Macron’s Demand For a Charter Affirming That Islam is Not Political Draws Sharp Criticism

By Fayçal Benhassain | November 23, 2020 | 5:26pm EST
French President Emmanuel Macron. (Photo by Guillaume Horcajuelo/Pool/AFP via Getty Images)
French President Emmanuel Macron. (Photo by Guillaume Horcajuelo/Pool/AFP via Getty Images)

Paris ( – French President Emmanuel Macron’s demand that Muslim leaders present him – in two weeks – with a “charter” declaring that Islam is not political is making waves in France, but also further afield, including in the United States, where the Council on American-Islamic Relations (CAIR) has weighed in.

Macron has also asked the French Council of Muslim Worship (CFCM) to outline the creation of a national council of imams, to be responsible for issuing permits for Muslim preachers in France. The idea is to establish a professional body for the task, equivalent to a national bar association for lawyers.

These form a part of a broader law against “separatism” which Macron wants to present to parliament next month.

The charter must state that all Muslims recognize the values of the French Republic, accept that Islam in France is a religion, not a political movement; and renounce foreign interference or affiliations with foreign states. Currently, some imams in France are trained, deployed and funded by foreign countries, including Morocco, Algeria, and Turkey.

Macron says once lawmakers have approved the charter, then the CFCM and its nine constituent federation will be expected to commit to it.

According to a report from the Elysee palace, Macron told the CFCM that he is aware three of its nine federations hold ambiguous positions on these matters. One of them is the Turkish Islamist group Milli Görüs (“National Vision”), supported by the Turkish government and operating mosques for the Turkish diaspora across Europe.

“If some [of the federations] do not sign this charter, we will draw the consequences,” the daily newspaper Le Figaro quoted Macron as saying.

Macron’s approach to the problem of radical Islamism has drawn criticism abroad, especially in Muslim-majority countries where some view him as an enemy of their religion. French goods have attracted boycotts, and protest demonstrations have been held in Afghanistan, Mali, Yemen, and Lebanon. Turkish President Recep Tayyip Erdogan has been outspoken in his criticism, even questioning Macron’s mental state – remarks that prompted Paris to withdraw its ambassador from Turkey last month.

In the U.S., CAIR – which calls itself the nation’s biggest Muslim civil rights and advocacy group – has questioned the right of the French government to tell the adherents of Islam or any other religious minority “how to interpret their own faith.”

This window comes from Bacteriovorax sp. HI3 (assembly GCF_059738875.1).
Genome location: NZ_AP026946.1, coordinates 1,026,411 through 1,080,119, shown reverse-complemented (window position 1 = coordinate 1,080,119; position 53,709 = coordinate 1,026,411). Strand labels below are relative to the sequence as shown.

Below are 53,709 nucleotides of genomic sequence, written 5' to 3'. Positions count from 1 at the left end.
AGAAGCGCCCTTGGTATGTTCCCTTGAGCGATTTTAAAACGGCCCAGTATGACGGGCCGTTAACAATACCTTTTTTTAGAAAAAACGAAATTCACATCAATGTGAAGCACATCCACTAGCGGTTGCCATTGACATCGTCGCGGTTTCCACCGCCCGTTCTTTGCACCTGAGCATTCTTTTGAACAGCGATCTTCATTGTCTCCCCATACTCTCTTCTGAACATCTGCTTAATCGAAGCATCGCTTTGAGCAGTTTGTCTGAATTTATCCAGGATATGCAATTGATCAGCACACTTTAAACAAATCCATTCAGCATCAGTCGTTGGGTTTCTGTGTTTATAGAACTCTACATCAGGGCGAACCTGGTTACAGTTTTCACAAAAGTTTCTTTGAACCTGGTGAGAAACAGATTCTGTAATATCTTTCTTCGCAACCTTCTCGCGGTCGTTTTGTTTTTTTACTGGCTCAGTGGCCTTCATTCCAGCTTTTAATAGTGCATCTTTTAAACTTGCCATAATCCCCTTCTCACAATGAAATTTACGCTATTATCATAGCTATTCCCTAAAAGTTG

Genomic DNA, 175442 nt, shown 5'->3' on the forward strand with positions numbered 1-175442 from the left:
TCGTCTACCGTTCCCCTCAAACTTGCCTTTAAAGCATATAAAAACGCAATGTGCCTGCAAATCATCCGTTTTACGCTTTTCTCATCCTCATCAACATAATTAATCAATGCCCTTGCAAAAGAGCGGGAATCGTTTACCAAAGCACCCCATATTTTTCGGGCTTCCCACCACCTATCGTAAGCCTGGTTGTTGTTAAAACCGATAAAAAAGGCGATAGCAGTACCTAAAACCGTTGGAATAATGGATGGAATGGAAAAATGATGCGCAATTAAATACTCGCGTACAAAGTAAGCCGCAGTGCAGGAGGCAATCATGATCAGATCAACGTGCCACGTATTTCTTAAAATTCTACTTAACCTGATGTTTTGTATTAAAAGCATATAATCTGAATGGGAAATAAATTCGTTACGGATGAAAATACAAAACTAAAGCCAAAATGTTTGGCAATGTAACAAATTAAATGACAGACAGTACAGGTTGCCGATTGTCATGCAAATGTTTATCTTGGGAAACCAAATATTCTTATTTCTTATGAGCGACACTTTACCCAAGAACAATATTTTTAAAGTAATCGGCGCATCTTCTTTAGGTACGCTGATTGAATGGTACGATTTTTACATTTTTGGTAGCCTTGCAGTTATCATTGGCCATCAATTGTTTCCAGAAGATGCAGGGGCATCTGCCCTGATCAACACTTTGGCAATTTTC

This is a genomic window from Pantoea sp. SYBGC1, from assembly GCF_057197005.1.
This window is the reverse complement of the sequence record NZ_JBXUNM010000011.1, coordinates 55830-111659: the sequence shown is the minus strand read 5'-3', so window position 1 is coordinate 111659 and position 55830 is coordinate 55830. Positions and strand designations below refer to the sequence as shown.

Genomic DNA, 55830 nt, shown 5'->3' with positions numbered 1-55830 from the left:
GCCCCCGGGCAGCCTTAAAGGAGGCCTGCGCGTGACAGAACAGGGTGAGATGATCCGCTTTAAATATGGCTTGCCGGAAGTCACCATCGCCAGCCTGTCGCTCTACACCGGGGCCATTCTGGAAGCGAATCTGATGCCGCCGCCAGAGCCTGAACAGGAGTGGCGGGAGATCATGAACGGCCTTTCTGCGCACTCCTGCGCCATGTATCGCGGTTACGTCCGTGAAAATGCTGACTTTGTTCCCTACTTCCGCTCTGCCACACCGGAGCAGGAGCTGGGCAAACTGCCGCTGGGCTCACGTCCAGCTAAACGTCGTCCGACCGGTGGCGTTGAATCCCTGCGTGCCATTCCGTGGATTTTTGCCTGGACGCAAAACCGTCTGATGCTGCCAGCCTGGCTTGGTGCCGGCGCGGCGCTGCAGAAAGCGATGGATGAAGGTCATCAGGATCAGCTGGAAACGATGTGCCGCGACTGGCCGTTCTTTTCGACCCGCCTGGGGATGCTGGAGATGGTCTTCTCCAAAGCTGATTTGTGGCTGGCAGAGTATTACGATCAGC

“President Macron must reverse course before his nation returns to the colonial racism and religious bigotry that haunted so many European nations for centuries,” said CAIR national executive director Nihad Awad.

“Although France claims to uphold religious freedom, the truth is that French Muslims do not have the First Amendment protections enjoyed by people of faith in America,” he said. “It is therefore our duty to speak out in defense of their religious rights and freedoms.”

French philosopher Razika Adnani, a member of the Orientation Council of the Fondation de l'islam de France – a secular association founded in 2016 – told local media it was important for Macron and Muslim leaders to discuss secularism and the training of imams.

“It’s a good thing that extremists also see that you cannot do what you want, such as endangering the Republic and the security of society by speeches and acts,” she said.

Adnani said Macron’s objective was to confront “political Islam,” not religious practice, and as such, “he doesn’t interfere in Islam.”

But Tarek Oubrou, head of a mosque in Bordeaux mosque, rejected the need for a charter.

“The values of the Republic are binding all religions and citizens, without distinction,” he told France Info television. “We don’t need to affirm what is obvious.”

Oubrou argued that the problem of radicalization did not arise from the foreign element per se, but on doctrines being taught to imams.

He rejected the notion of secular people being involved in the appointment of imams, or the idea that imams should be labeled “halal” as though they were products.

The proposed law designed to combat radical Islamism and encourage Muslims to accept secularism is being discussed alongside another one dealing with global security. Both have raised considerable controversy.

Thirty-three prominent personalities who supported Macron in the 2017 presidential election have signed a petition criticizing the proposed law against “separatism,” arguing that it will jeopardize freedom of belief, education, and association.

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